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Fears over future of will-writing industry

Over regulation of will writers will drive up costs and lead to more consumers “doing it themselves”

6 October 2011

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Regulation of the will-writing industry could result in more consumers pursuing perilous DIY remedies as they seek to avoid rising costs. While plans to regulate will writers have been widely welcomed by industry insiders, there are fears that over-zealous regulation will lead to higher fees, which will writers will pass on to consumers, causing them to look for cheaper alternatives elsewhere.

Penny Wright, senior associate at Manches LLP, says: “No doubt solicitors will welcome increased regulation of will writing, but cost is a crucial factor for many consumers in deciding how to go about making a will. If excessive regulation results in professional will writers’ prices rising, this may drive more consumers towards self-help remedies, such as homemade wills. This undermines the object of increased regulation.”

Do-it-yourself wills often cause more challenges than those that are prepared by an expert. Wright explains: “Typically, problems with poorly drafted wills do not come to light until the testator has died, often many years later. The family of the deceased can be left with very limited redress if the will was prepared by an unregulated will writer or a DIY kit. Many consumers who thought they were saving money by using these methods will find that they are out of pocket in the long-term.”

The perils of do-it-yourself wills were recently highlighted by the Legal Services Board Consumer Panel, which conducted an investigation into the industry. The panel’s research predominantly took the form of a ‘mystery shopper’ exercise, where one in five wills was considered to be inadequate. The panel found that the poorest quality wills were those prepared by testators using do-it-yourself kits, either bought off-the-shelf or using online packages.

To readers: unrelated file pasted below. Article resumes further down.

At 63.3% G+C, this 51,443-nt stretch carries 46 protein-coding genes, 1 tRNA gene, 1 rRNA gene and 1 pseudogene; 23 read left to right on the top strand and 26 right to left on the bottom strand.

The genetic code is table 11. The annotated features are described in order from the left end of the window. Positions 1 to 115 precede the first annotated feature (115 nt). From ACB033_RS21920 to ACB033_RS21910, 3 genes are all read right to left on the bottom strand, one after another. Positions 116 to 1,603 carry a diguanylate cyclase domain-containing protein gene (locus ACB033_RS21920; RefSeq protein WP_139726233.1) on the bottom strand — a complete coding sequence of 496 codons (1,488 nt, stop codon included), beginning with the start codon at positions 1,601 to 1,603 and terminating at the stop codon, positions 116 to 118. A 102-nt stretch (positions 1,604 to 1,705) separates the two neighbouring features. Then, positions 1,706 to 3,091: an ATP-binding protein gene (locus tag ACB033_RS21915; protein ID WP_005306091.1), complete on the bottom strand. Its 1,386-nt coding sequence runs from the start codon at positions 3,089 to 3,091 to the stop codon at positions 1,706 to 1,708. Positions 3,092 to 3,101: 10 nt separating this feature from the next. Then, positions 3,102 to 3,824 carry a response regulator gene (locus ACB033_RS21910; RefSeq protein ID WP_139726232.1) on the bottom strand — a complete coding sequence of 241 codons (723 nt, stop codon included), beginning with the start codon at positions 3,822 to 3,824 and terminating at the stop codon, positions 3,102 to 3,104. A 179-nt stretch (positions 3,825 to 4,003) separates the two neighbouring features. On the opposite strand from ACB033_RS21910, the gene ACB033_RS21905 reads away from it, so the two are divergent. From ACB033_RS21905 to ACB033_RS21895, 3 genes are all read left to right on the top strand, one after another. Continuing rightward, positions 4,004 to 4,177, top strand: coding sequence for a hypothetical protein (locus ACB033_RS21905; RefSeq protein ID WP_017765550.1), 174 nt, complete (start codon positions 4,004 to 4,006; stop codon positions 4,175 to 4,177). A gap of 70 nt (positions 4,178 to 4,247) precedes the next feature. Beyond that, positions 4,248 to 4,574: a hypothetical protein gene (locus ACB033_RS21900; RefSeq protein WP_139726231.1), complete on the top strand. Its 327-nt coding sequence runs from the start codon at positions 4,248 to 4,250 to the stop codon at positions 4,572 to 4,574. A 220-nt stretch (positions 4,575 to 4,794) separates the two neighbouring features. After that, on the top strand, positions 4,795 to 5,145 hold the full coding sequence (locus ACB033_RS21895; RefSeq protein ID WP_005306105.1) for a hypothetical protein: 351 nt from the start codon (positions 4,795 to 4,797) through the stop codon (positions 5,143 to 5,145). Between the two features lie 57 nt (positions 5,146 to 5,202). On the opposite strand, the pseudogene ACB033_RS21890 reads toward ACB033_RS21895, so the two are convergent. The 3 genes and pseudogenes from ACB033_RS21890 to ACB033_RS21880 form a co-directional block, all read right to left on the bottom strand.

The Consumer Panel’s findings led to the Legal Services Board announcing in July that it was to launch an investigation into the industry. David Edmonds, chair of the Legal Services Board, confirmed that it would consult widely on the panel’s findings. This will include asking existing regulators to consider implementing changes immediately to improve standards.

Proposals for regulation include that all providers would have to demonstrate they are competent to write wills, follow a code of conduct and allow complaints to the Legal Ombudsman. It has been suggested that in the non-solicitor sector this would follow the framework of the existing scheme operated by the Institute of Professional Will Writers.

Will writers have been on the receiving end of much criticism over the past twelve months, which the industry is keen to address. “The negative publicity generated over the past year has caused difficulties for solicitors and other will writers, who are under increased pressure to demonstrate to potential clients that they are competent and honest,” explains Wright. “No doubt a reasonable level of regulation will be welcomed by solicitors, as it should weed out the rogue element and enable public faith in the profession to be restored.”

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Wills, Trusts & Probate